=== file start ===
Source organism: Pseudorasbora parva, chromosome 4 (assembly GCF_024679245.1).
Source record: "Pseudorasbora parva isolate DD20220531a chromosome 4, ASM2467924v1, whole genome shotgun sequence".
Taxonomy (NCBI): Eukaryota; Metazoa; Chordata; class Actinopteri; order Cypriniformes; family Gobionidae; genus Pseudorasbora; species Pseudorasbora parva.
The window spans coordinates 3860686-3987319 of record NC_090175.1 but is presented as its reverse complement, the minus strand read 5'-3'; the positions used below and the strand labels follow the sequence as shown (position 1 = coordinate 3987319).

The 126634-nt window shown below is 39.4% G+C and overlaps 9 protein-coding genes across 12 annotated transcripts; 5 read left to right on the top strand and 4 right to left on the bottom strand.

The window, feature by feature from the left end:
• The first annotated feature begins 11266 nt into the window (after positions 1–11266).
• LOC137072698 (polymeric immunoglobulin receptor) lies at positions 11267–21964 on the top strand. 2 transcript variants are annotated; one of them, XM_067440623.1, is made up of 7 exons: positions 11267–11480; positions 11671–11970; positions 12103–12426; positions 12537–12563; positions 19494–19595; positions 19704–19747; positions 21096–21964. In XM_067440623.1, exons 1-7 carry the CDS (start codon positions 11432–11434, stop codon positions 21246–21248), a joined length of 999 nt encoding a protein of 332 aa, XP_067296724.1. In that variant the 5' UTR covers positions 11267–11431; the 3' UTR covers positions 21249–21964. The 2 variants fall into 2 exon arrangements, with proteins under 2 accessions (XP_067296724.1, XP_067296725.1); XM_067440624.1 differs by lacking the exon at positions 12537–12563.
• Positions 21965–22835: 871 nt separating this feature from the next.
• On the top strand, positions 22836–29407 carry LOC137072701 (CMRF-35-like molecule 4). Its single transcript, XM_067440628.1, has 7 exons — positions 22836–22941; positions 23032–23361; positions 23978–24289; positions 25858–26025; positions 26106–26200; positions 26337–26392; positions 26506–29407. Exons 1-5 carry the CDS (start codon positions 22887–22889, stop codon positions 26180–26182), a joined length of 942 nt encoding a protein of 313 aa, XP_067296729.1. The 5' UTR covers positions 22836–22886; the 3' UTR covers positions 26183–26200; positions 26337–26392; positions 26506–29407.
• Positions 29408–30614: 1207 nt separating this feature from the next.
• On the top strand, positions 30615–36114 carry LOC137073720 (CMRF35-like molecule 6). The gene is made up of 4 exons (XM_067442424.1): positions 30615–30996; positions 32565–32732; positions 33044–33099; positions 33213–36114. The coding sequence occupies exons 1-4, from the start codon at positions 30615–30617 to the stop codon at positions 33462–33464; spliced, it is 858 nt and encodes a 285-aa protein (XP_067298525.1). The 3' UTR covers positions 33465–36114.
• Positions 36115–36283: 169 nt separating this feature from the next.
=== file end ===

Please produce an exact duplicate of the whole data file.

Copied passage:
Source organism: Pseudorasbora parva, chromosome 4 (assembly GCF_024679245.1).
Source record: "Pseudorasbora parva isolate DD20220531a chromosome 4, ASM2467924v1, whole genome shotgun sequence".
Taxonomy (NCBI): Eukaryota; Metazoa; Chordata; class Actinopteri; order Cypriniformes; family Gobionidae; genus Pseudorasbora; species Pseudorasbora parva.
The window spans coordinates 3860686-3987319 of record NC_090175.1 but is presented as its reverse complement, the minus strand read 5'-3'; the positions used below and the strand labels follow the sequence as shown (position 1 = coordinate 3987319).

The 126634-nt window shown below is 39.4% G+C and overlaps 9 protein-coding genes across 12 annotated transcripts; 5 read left to right on the top strand and 4 right to left on the bottom strand.

The window, feature by feature from the left end:
• The first annotated feature begins 11266 nt into the window (after positions 1–11266).
• LOC137072698 (polymeric immunoglobulin receptor) lies at positions 11267–21964 on the top strand. 2 transcript variants are annotated; one of them, XM_067440623.1, is made up of 7 exons: positions 11267–11480; positions 11671–11970; positions 12103–12426; positions 12537–12563; positions 19494–19595; positions 19704–19747; positions 21096–21964. In XM_067440623.1, exons 1-7 carry the CDS (start codon positions 11432–11434, stop codon positions 21246–21248), a joined length of 999 nt encoding a protein of 332 aa, XP_067296724.1. In that variant the 5' UTR covers positions 11267–11431; the 3' UTR covers positions 21249–21964. The 2 variants fall into 2 exon arrangements, with proteins under 2 accessions (XP_067296724.1, XP_067296725.1); XM_067440624.1 differs by lacking the exon at positions 12537–12563.
• Positions 21965–22835: 871 nt separating this feature from the next.
• On the top strand, positions 22836–29407 carry LOC137072701 (CMRF-35-like molecule 4). Its single transcript, XM_067440628.1, has 7 exons — positions 22836–22941; positions 23032–23361; positions 23978–24289; positions 25858–26025; positions 26106–26200; positions 26337–26392; positions 26506–29407. Exons 1-5 carry the CDS (start codon positions 22887–22889, stop codon positions 26180–26182), a joined length of 942 nt encoding a protein of 313 aa, XP_067296729.1. The 5' UTR covers positions 22836–22886; the 3' UTR covers positions 26183–26200; positions 26337–26392; positions 26506–29407.
• Positions 29408–30614: 1207 nt separating this feature from the next.
• On the top strand, positions 30615–36114 carry LOC137073720 (CMRF35-like molecule 6). The gene is made up of 4 exons (XM_067442424.1): positions 30615–30996; positions 32565–32732; positions 33044–33099; positions 33213–36114. The coding sequence occupies exons 1-4, from the start codon at positions 30615–30617 to the stop codon at positions 33462–33464; spliced, it is 858 nt and encodes a 285-aa protein (XP_067298525.1). The 3' UTR covers positions 33465–36114.
• Positions 36115–36283: 169 nt separating this feature from the next.